Publisher: Nintendo / Developer: Project Sora / Price: $39.99 / Played on: Nintendo 3DS / ESRB: Everyone 10+ [Comic Mischief, Fantasy Violence, Mild Suggestive Themes]
Before playing this game, the only exposure I’d had to Kid Icarus was from the appearances of main character Pit and villain Eggplant Wizard on the Captain N cartoon show—and that may be more exposure than most of the people playing Kid Icarus: Uprising on the 3DS today.
Because the only other two games in the Kid Icarus franchise were released in 1986 and 1991, Pit and his adventures are more or less a blank slate in gamers’ minds, giving Nintendo license to basically make whatever kind of crazy game they wanted for his new appearance on the 3DS.
And Kid Icarus: Uprising is not only a crazy game, but also a very good one in just about every way. However, its ambitious and unconventional controls may mar the experience for some more than others.
Each level is split into two modes: air battle and land battle. Air battles consist of on-rails shooting, as Pit’s flight is automatically guided, tasking players with steering Pit around the screen and avoiding enemy fire while shooting back at long range or slashing in melee when demons get too close.
The rest of each stage puts Pit on the ground, where he fights enemies at long and close range, while also having to traverse tricky terrain, find loot and treasure, discover hidden rooms, ride in divinely engineered vehicles, and occasionally, much to my chagrin, jump from platform to platform. Stages end with bosses, and sometimes feature mini-bosses about halfway through.
Because it’s a shooter more than anything else, the game throws hordes of enemies at Pit. But because players have the option of moving the intensity slider up or down before each level starts, demons may be relatively easy to dispatch, or come in overwhelming swarms.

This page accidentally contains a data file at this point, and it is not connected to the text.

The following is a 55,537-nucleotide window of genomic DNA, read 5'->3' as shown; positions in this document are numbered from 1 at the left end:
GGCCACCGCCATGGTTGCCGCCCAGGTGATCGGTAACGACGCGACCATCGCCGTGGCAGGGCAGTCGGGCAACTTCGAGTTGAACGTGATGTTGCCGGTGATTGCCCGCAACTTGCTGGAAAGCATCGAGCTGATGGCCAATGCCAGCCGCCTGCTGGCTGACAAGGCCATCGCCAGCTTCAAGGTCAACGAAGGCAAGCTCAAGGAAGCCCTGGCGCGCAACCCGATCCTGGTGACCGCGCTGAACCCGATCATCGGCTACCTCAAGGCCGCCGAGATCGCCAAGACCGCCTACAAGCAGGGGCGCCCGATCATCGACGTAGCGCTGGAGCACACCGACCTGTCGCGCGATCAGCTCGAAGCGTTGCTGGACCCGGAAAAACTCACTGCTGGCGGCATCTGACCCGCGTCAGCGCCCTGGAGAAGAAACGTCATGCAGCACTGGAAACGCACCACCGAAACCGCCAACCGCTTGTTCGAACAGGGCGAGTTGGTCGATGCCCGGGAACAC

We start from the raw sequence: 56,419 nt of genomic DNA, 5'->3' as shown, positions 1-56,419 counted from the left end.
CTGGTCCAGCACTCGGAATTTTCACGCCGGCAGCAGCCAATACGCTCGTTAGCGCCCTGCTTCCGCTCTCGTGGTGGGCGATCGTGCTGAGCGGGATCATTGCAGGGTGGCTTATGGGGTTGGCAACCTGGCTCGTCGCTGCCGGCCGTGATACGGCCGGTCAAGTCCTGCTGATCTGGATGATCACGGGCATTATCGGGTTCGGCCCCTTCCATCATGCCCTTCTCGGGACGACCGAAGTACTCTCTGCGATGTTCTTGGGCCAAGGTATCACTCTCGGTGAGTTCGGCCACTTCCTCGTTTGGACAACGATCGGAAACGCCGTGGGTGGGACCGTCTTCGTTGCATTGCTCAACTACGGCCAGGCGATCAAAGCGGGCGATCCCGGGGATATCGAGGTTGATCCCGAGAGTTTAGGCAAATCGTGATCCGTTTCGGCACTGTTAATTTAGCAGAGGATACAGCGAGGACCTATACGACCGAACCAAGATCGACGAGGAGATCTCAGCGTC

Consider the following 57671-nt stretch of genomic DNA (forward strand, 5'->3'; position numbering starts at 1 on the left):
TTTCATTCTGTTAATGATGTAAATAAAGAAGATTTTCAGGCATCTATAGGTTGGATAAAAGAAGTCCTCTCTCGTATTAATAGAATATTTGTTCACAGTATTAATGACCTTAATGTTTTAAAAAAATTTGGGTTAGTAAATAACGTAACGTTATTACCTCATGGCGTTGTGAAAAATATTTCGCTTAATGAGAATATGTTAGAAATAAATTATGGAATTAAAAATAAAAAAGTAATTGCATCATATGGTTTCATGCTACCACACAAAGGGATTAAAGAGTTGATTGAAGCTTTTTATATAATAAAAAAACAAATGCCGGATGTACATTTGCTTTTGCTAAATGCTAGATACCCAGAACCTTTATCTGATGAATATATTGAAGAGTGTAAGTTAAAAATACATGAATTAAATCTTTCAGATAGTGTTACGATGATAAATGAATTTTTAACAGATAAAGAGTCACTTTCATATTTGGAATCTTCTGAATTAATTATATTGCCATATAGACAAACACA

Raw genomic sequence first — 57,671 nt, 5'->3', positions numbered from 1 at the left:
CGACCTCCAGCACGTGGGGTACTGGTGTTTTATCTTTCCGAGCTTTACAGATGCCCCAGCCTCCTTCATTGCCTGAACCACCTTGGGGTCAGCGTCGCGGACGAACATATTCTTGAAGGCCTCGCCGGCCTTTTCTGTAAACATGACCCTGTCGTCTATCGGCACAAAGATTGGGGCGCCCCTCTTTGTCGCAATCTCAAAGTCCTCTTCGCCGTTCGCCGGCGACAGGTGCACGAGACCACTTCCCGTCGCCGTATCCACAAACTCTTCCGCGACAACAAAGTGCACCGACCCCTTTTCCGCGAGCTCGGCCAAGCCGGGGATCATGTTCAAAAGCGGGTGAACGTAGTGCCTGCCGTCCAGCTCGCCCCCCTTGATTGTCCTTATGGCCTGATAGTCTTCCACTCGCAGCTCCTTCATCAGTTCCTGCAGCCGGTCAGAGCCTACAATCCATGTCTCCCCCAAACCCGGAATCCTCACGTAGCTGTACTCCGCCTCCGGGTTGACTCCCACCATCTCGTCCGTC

The higher the risk, the greater rewards: on the higher intensity levels, Pit finds more weapons, more powers, and more hearts—the game’s currency for buying more weapons between missions. And if Pit dies, the game automatically lowers the intensity slider for your next run.
While there were times that I would’ve liked to keep the slider where it was on a second try, I didn’t complain too much when I beat the level. Besides, I could always try the level again with the higher intensity.
The game also offers a cool multiplayer mode, though it’s not quite enough to sustain interest all on its own. Multiplayer games consist of land battles, where players can either play Light vs. Dark—basically three-on-three death match—or free-for-all battles.
Online play is streamlined, letting players easily choose between competitions with friends or strangers, and local or online worldwide. And while the game slows down some when there’s a lot of action on screen in multiplayer, I didn’t notice any actual lag due to online problems or network instability.
Overall, the gameplay is solid, if a bit repetitive the deeper in you go. And after more than twenty levels, it can get repetitive indeed, which is why the game has such a great…
Kid Icarus: Uprising picks up after the events of the first game for the NES—roughly 25 years after, which is just about how long it’s been since that first game was released. The Goddess Palutena directs Pit on his quest to defeat the hordes of the Underworld and defend mankind, bantering with him throughout each level.